The proud mother bison keeps a beady eye on any visitors who approach too close to the fence. She’s calved and is protecting a pair of youngsters – two of many to have been born here in the fen. Originally, European bison were found virtually all over Europe. But after the First World War, they were almost completely wiped out. All the European bison alive today can be traced back to just twelve surviving animals in zoos. It took a great deal of intense effort to preserve the species. There is an association specially dedicated to the purpose here in the Donaumoos – called the “Donaumooszweckverband“. With some thirty cows, calves and bulls, it operates Southern Germany’s largest conservation programme for the European bison.
The fact that the animals live here is linked to the future of the Donaumoos. After many attempts to “tame” the fen, people have realised that – if they want to preserve their local region -- they need a different approach to the natural fenland environment than their ancestors had. They have to prevent any further shrinkage of the peatland on which they live.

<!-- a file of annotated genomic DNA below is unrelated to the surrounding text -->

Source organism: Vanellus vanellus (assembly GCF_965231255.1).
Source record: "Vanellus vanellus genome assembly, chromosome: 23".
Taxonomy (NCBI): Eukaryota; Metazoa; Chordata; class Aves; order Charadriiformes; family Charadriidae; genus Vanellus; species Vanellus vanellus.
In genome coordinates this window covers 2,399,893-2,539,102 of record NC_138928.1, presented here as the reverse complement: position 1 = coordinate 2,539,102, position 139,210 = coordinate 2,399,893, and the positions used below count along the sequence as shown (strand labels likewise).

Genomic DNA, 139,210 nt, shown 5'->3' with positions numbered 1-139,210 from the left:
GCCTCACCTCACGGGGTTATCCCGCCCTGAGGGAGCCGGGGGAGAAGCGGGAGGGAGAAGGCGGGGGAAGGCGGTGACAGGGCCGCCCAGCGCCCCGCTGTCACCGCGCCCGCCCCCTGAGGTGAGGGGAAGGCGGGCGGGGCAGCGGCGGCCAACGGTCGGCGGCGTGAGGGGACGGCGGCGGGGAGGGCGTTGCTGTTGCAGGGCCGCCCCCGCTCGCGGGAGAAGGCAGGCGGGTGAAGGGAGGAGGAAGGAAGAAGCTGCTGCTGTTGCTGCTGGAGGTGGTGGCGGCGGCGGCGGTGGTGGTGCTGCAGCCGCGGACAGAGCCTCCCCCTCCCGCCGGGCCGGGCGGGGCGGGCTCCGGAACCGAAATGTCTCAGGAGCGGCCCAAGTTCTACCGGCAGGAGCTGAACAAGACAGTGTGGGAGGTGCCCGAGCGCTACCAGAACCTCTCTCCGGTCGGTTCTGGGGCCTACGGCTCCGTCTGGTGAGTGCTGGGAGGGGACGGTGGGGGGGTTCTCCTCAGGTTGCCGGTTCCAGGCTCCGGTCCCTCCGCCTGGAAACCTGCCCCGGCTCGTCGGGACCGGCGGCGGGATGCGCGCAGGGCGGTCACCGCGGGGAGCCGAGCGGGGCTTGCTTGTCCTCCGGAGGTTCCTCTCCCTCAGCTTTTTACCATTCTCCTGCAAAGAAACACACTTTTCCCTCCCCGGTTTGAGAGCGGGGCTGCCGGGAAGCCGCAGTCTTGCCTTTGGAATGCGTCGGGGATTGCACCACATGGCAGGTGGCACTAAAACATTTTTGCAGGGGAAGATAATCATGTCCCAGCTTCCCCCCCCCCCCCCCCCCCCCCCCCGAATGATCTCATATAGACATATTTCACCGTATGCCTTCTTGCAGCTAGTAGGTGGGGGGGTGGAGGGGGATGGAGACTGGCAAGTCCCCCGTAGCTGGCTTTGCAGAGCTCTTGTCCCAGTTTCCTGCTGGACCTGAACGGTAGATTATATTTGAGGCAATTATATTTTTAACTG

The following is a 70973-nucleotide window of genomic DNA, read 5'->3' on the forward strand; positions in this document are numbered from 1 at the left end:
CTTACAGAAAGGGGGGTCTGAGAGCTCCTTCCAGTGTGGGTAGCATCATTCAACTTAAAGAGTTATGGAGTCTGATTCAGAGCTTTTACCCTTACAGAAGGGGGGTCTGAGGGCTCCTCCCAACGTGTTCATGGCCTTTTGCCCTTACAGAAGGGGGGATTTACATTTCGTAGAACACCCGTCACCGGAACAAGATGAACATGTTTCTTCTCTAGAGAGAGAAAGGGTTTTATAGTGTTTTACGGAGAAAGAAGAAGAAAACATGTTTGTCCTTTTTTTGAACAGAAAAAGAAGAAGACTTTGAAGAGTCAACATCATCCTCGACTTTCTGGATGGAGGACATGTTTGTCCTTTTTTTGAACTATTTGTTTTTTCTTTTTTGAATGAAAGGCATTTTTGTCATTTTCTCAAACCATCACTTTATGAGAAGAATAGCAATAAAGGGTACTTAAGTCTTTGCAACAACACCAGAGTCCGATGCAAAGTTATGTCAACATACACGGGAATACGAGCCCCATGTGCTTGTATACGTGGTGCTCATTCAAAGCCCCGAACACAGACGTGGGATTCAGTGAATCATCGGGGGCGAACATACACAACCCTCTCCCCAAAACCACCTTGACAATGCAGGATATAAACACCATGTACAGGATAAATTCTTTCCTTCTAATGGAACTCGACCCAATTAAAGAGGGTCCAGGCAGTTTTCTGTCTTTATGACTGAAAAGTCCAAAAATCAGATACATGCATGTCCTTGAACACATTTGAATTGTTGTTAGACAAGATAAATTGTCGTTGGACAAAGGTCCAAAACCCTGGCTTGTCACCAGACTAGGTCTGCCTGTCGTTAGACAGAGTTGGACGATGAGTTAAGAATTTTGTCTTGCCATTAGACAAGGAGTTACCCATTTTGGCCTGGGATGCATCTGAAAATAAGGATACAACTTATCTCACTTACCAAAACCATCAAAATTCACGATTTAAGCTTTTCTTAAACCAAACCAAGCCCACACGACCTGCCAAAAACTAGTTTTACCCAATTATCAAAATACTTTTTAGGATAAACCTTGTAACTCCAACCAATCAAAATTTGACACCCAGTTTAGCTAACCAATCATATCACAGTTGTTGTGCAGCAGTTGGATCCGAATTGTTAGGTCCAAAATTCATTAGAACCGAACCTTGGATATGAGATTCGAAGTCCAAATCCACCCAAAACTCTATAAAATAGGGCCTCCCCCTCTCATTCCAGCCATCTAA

One option is grassland management with grazing, which permits a higher water table than crop growing. That would allow the entire peatland to be kept wet all year round. Hence our decision to surround the Haus im Moos with meadows, where cattle and sheep live side by side with our European bison.
Throughout Europe, these archaic looking beasts, with their dense coats, symbolise low intensity farming in harmony with nature. As resistant to being tamed as the fen itself, they behave just as they would if they were living in a wild herd.
That brings us to the end of our tour of the history of the Donaumoos fen, so it’s time to say goodbye. We hope you’ve enjoyed your visit – and have grown as fond of this very special landscape as the people who are working to preserve it for the future.
If you’re feeling in need of some refreshment after all that, the museum restaurant is open and looking forward to your visit.